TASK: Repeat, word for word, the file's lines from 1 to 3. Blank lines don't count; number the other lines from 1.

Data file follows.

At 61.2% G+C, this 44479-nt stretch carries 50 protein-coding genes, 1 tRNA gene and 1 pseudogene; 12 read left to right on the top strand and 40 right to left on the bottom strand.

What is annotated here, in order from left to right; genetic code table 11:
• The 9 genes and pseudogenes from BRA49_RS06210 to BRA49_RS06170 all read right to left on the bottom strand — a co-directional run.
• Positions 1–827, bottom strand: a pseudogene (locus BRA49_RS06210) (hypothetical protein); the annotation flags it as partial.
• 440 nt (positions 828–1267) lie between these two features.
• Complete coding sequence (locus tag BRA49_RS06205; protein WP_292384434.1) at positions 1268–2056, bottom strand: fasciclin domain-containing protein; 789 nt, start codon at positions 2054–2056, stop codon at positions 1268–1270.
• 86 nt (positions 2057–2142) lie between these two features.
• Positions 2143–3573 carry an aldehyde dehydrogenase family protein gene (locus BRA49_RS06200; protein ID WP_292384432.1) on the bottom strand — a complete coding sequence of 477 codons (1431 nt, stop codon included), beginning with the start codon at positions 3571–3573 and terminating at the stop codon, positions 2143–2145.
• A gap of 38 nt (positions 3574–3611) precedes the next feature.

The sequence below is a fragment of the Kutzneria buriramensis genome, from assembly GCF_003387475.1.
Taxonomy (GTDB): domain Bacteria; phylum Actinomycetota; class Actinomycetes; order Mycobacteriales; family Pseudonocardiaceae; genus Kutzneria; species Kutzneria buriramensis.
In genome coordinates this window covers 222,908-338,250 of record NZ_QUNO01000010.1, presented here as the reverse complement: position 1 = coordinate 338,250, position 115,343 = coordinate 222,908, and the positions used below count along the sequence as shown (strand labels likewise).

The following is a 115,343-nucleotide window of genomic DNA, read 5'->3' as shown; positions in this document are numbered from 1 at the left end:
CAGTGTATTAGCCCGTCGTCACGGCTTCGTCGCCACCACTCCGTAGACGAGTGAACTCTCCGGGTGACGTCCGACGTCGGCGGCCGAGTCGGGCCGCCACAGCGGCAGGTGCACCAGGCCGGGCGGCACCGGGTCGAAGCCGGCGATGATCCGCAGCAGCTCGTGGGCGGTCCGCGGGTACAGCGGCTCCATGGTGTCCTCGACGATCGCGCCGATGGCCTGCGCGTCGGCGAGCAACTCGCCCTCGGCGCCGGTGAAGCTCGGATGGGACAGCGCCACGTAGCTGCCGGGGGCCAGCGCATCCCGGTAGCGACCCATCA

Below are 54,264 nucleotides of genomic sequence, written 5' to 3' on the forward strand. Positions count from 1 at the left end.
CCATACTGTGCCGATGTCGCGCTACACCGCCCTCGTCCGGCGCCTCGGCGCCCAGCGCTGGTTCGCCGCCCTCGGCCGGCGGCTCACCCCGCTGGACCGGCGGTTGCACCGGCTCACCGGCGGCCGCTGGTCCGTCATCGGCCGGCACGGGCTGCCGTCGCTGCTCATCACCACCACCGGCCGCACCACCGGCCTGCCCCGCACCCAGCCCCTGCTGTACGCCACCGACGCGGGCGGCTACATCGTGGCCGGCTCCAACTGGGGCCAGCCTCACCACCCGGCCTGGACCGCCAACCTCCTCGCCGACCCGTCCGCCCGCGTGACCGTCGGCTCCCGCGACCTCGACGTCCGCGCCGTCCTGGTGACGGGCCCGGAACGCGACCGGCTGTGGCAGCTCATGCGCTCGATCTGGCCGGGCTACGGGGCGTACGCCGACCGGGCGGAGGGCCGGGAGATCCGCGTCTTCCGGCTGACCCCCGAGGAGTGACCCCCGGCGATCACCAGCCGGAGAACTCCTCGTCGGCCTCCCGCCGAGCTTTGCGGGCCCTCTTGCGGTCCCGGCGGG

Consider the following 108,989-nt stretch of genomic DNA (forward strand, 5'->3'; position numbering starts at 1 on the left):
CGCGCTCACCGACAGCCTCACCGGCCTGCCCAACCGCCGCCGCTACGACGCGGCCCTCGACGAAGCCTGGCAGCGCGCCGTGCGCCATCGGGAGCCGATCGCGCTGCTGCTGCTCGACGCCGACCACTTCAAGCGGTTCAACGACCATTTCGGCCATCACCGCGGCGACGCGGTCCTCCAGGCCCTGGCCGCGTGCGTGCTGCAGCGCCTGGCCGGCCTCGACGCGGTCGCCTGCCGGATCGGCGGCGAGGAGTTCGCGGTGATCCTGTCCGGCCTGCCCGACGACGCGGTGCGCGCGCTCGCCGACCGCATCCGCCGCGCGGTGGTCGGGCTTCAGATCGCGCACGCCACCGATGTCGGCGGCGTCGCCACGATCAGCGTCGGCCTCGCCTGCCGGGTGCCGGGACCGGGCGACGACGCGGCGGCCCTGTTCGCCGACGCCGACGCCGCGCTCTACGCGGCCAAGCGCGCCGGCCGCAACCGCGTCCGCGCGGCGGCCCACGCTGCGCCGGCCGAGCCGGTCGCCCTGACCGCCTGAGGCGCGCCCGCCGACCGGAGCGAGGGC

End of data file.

At 61.2% G+C, this 44479-nt stretch carries 50 protein-coding genes, 1 tRNA gene and 1 pseudogene; 12 read left to right on the top strand and 40 right to left on the bottom strand.

What is annotated here, in order from left to right; genetic code table 11:
• The 9 genes and pseudogenes from BRA49_RS06210 to BRA49_RS06170 all read right to left on the bottom strand — a co-directional run.